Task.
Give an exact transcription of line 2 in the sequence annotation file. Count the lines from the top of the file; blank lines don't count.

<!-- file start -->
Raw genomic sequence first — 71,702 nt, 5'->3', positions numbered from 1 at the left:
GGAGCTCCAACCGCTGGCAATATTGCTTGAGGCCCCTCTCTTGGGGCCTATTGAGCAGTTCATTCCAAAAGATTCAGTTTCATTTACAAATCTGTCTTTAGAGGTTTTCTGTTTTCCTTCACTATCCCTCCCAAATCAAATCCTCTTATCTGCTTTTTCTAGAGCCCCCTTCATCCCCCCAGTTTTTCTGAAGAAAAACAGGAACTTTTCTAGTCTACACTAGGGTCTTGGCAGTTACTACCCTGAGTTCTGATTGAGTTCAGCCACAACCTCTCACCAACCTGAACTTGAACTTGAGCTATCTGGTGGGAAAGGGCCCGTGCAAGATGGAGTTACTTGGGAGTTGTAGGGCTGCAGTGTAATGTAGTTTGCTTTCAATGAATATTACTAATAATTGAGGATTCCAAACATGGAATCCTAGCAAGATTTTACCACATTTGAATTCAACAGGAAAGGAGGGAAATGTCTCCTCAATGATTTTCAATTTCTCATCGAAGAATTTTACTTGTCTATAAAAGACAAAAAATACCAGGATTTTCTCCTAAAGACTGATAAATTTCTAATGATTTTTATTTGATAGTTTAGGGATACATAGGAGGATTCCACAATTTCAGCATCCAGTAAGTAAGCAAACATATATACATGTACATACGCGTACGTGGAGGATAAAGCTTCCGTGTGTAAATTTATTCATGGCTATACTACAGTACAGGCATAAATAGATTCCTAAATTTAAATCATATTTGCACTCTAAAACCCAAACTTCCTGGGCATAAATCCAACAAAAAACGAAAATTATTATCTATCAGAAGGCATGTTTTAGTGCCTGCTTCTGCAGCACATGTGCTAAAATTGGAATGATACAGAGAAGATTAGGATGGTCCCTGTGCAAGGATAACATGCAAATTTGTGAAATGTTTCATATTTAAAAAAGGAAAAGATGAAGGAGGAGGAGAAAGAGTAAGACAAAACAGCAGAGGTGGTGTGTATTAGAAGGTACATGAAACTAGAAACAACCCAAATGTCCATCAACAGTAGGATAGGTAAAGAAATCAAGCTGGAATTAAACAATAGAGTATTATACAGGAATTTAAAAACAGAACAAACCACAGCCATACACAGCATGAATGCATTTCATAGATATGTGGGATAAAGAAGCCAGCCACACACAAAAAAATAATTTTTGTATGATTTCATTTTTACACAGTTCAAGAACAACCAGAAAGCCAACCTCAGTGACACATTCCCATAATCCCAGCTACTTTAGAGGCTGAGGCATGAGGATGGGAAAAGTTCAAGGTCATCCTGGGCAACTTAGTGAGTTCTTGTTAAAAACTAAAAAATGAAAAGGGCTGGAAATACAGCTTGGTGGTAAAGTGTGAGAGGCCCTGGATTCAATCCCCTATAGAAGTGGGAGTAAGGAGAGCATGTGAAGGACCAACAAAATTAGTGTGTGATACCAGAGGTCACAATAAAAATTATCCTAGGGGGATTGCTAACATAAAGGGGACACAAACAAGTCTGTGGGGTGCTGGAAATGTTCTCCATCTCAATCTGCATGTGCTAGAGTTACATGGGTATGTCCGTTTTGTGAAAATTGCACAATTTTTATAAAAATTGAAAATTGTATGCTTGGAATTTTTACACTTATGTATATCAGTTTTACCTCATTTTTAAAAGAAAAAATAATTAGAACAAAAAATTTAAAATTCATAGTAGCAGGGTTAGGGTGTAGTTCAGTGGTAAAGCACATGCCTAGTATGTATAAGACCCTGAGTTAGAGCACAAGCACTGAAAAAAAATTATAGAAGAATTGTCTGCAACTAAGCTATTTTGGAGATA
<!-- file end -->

GGAGCTCCAACCGCTGGCAATATTGCTTGAGGCCCCTCTCTTGGGGCCTATTGAGCAGTTCATTCCAAAAGATTCAGTTTCATTTACAAATCTGTCTTTAGAGGTTTTCTGTTTTCCTTCACTATCCCTCCCAAATCAAATCCTCTTATCTGCTTTTTCTAGAGCCCCCTTCATCCCCCCAGTTTTTCTGAAGAAAAACAGGAACTTTTCTAGTCTACACTAGGGTCTTGGCAGTTACTACCCTGAGTTCTGATTGAGTTCAGCCACAACCTCTCACCAACCTGAACTTGAACTTGAGCTATCTGGTGGGAAAGGGCCCGTGCAAGATGGAGTTACTTGGGAGTTGTAGGGCTGCAGTGTAATGTAGTTTGCTTTCAATGAATATTACTAATAATTGAGGATTCCAAACATGGAATCCTAGCAAGATTTTACCACATTTGAATTCAACAGGAAAGGAGGGAAATGTCTCCTCAATGATTTTCAATTTCTCATCGAAGAATTTTACTTGTCTATAAAAGACAAAAAATACCAGGATTTTCTCCTAAAGACTGATAAATTTCTAATGATTTTTATTTGATAGTTTAGGGATACATAGGAGGATTCCACAATTTCAGCATCCAGTAAGTAAGCAAACATATATACATGTACATACGCGTACGTGGAGGATAAAGCTTCCGTGTGTAAATTTATTCATGGCTATACTACAGTACAGGCATAAATAGATTCCTAAATTTAAATCATATTTGCACTCTAAAACCCAAACTTCCTGGGCATAAATCCAACAAAAAACGAAAATTATTATCTATCAGAAGGCATGTTTTAGTGCCTGCTTCTGCAGCACATGTGCTAAAATTGGAATGATACAGAGAAGATTAGGATGGTCCCTGTGCAAGGATAACATGCAAATTTGTGAAATGTTTCATATTTAAAAAAGGAAAAGATGAAGGAGGAGGAGAAAGAGTAAGACAAAACAGCAGAGGTGGTGTGTATTAGAAGGTACATGAAACTAGAAACAACCCAAATGTCCATCAACAGTAGGATAGGTAAAGAAATCAAGCTGGAATTAAACAATAGAGTATTATACAGGAATTTAAAAACAGAACAAACCACAGCCATACACAGCATGAATGCATTTCATAGATATGTGGGATAAAGAAGCCAGCCACACACAAAAAAATAATTTTTGTATGATTTCATTTTTACACAGTTCAAGAACAACCAGAAAGCCAACCTCAGTGACACATTCCCATAATCCCAGCTACTTTAGAGGCTGAGGCATGAGGATGGGAAAAGTTCAAGGTCATCCTGGGCAACTTAGTGAGTTCTTGTTAAAAACTAAAAAATGAAAAGGGCTGGAAATACAGCTTGGTGGTAAAGTGTGAGAGGCCCTGGATTCAATCCCCTATAGAAGTGGGAGTAAGGAGAGCATGTGAAGGACCAACAAAATTAGTGTGTGATACCAGAGGTCACAATAAAAATTATCCTAGGGGGATTGCTAACATAAAGGGGACACAAACAAGTCTGTGGGGTGCTGGAAATGTTCTCCATCTCAATCTGCATGTGCTAGAGTTACATGGGTATGTCCGTTTTGTGAAAATTGCACAATTTTTATAAAAATTGAAAATTGTATGCTTGGAATTTTTACACTTATGTATATCAGTTTTACCTCATTTTTAAAAGAAAAAATAATTAGAACAAAAAATTTAAAATTCATAGTAGCAGGGTTAGGGTGTAGTTCAGTGGTAAAGCACATGCCTAGTATGTATAAGACCCTGAGTTAGAGCACAAGCACTGAAAAAAAATTATAGAAGAATTGTCTGCAACTAAGCTATTTTGGAGATA